The Nigeria Liquefied Natural Gas Limited (NLNG) has opted to settle out of court its legal dispute with Mohamed Adoke (SAN) the attorney-general of the federation, the Nigeria Maritime Administration and Safety Agency (Nimasa) and others.
NLNG made the intention known to Justice Mohammed Idris of the Federal High Court at the resume hearing of the case in which, NLNG filed a contempt charge against Adoke and other defendants for disobeying a court order made by Justice Idris on June 18, restraining the defendants from charging three per cent of gross freight earnings, tax, charges or dues among others on all NLNG’s international-bound and out bound cargo, owned by it or its contractors or subsidiaries, pending the determination of the motion for interlocutory injunction.
The judge made the order against Adoke, Global West Vessel Specialists Nigeria Limited and Mr. Romeo Itima, its managing director.
Adoke had filed a Motion on Notice dated June 27, asking the court to vacate or discharge the ex-parte order, which NLNG alleged that the defendants violated. He sought to discharge the order on the ground that it was made against Nimasa, who is not joined as a party to the suit.
In informing the court the intention of his client to settle out of court with the defendants, Wole Akoni (SAN), NLNG’s counsel said parties have discussed terms of settlement, but that NLNG’s board of directors and shareholders were yet to authorise the terms.
When the case for contempt proceedings and hearing of Adoke’s application was called up for hearing, it could not immediately go on, as Akoni told the court that he needed some time to confirm further details of the agreement with his clients. The matter was stood down but at the resumption of the case, the plaintiff’s counsel expressed regret at being unable to conclude the discussions.
“We have not been able to finally come to terms on the order to be proposed to be put before your Lordship.
“Given a bit more time, this issue will be resolved,” he pleaded with the court.
Akoni, thereto applied for a short adjournment to enable him conclude with his clients.
However, Dr. Fabian Ajogwu(SAN) Adoke’s counsel did not oppose the application for an adjournment.
He said: “We are happy to grant him a one-day indulgence.”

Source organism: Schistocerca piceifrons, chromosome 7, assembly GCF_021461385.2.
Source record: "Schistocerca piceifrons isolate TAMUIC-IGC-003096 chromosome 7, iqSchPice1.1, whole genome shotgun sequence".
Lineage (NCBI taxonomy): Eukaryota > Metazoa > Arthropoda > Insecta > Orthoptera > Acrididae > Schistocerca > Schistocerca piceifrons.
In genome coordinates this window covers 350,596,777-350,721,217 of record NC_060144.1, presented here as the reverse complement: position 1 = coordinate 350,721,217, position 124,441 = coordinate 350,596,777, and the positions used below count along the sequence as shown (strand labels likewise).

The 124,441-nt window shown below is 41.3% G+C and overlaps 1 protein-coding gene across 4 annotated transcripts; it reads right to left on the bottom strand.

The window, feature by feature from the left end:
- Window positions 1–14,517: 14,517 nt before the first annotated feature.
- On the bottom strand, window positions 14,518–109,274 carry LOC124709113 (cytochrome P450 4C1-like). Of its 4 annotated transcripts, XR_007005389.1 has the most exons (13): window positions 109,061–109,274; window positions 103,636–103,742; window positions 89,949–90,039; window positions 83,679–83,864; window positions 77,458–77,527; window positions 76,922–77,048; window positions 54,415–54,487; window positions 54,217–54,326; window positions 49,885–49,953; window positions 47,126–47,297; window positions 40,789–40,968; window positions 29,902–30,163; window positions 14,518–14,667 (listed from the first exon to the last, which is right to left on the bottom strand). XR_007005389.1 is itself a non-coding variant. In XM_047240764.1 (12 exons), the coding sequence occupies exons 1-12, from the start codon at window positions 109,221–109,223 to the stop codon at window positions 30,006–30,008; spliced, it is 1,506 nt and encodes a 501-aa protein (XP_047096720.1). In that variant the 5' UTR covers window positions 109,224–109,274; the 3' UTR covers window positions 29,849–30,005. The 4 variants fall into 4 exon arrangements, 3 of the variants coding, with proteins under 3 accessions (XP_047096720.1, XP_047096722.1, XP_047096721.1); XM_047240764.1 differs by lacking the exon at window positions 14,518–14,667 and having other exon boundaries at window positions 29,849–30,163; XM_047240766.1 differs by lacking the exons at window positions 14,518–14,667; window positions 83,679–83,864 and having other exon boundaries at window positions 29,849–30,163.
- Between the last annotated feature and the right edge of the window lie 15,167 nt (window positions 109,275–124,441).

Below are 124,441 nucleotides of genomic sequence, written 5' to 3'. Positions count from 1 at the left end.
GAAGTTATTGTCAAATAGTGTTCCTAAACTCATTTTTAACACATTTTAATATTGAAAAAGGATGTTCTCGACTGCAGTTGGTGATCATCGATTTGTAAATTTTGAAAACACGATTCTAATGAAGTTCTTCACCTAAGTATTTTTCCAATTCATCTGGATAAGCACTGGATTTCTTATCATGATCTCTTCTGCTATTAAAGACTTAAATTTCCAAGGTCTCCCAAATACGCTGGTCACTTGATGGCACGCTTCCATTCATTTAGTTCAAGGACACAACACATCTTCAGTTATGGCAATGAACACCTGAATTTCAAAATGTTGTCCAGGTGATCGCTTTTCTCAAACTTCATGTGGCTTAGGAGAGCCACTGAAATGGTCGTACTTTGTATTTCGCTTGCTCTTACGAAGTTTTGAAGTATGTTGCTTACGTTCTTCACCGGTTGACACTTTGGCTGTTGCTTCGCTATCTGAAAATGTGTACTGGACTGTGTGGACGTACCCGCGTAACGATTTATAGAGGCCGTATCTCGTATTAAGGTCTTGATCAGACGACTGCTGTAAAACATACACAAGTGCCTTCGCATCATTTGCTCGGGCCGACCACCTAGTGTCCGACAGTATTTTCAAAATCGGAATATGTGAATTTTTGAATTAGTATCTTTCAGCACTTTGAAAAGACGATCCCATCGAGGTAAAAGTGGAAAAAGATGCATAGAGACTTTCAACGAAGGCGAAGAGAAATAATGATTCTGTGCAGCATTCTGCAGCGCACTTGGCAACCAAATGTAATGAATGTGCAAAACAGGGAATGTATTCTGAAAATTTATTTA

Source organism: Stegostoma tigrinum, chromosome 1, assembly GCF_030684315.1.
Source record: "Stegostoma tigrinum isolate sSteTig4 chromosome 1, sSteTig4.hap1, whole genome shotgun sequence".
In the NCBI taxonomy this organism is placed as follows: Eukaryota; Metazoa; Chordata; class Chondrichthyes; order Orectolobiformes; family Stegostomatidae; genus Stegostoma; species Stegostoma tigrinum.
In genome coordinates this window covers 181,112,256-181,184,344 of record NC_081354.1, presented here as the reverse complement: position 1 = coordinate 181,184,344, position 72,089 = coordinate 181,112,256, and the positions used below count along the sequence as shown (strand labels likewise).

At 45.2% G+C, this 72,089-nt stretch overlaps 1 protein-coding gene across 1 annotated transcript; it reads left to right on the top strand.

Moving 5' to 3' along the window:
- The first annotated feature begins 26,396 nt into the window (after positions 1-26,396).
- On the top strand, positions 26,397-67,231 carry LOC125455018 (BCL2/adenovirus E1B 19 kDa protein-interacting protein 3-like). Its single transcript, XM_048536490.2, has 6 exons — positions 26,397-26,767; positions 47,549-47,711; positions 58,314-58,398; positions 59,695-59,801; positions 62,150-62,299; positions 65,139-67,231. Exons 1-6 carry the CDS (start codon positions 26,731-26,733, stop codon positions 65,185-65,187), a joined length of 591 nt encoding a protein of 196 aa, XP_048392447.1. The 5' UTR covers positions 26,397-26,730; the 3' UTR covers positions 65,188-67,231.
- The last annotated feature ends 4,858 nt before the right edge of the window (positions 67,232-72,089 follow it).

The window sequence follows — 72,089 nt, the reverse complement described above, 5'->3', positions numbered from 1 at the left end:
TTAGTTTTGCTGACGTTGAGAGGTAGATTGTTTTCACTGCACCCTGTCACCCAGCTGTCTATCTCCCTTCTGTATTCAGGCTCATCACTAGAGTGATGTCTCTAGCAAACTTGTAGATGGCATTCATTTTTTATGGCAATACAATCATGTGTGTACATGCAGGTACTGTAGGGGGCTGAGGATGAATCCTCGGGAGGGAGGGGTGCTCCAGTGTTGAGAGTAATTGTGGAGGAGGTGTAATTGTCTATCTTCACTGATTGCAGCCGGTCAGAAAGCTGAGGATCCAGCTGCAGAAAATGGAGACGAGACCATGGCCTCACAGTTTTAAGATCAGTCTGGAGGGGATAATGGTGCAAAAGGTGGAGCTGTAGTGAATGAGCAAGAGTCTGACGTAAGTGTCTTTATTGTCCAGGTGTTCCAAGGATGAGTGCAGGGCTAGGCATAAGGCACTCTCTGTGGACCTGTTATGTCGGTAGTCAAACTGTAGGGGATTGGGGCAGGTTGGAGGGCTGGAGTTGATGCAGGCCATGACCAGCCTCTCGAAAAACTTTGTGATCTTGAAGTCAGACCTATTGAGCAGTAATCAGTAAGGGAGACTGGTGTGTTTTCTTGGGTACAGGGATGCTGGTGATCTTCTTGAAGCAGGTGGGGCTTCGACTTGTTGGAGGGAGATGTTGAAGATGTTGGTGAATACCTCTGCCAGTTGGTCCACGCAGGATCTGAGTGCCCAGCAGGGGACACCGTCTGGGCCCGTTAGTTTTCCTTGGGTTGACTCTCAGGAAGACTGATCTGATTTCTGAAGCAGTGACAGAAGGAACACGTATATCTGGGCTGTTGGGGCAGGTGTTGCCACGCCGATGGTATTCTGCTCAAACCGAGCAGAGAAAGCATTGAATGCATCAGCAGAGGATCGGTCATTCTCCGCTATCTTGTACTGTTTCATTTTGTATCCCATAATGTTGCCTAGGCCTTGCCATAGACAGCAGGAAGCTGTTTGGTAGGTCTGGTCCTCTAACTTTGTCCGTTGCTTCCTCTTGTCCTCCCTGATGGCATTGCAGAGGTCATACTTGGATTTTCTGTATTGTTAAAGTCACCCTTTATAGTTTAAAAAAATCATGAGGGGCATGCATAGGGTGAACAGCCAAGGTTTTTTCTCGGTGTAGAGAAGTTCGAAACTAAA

Abiodun Owonikoko (SAN), Global West’s counsel also aligned with Ajogwu as he was not also opposed to the application.
“We will reluctantly concede to the adjournment,” he said.
Mr. Mike Igbokwe (SAN), Nimasa’s counsel pointed out to the court that the disagreement, over which an adjournment was sought was not among the parties, but involved NLNG’s board of directors.
“The disagreement is between them, NLNG and their shareholders,” he pointed out, adding .that Nimasa would want the matter resolved as quickly as possible. “We are hurting,” Igbokwe said.
In the motion on notice, Adoke contended that Nimasa, being a corporate body with statutory powers to sue and be sued in its own name, should have been joined in the suit, contending that its non-inclusion as a party was a violation of the principles of fair hearing, which supposes that the other side should be heard.
Adoke submitted that the dispute that gave rise to the suit was essentially between NLNG and Nimasa, adding that the non-inclusion of Nimasa was a deliberate move by NLNG to circumvent the provision of section 53(2) of the Nigerian Maritime Administration and Safety Agency Act of 2007.
He maintained that the court would not have granted the ex-parte order if not for an alleged misrepresentation, concealment and non-disclosure of material facts by NLNG.
The government said there was no urgency whatsoever, shown by NLNG, let alone extreme urgency, warranting the granting of the ex-parte orders against the defendants and Nimasa.
The court had restrained the defendants from further detaining or preventing NLNG’s chartered vessels, from carrying out import and export of gas through the bonny channel or elsewhere in Nigeria. The order was made consequent upon an ex-parte application filed by the NLNG, after Nimasa allegedly blocked the bonny channel thereby preventing the entry and exit of NLNG’s vessels over alleged unpaid levies.
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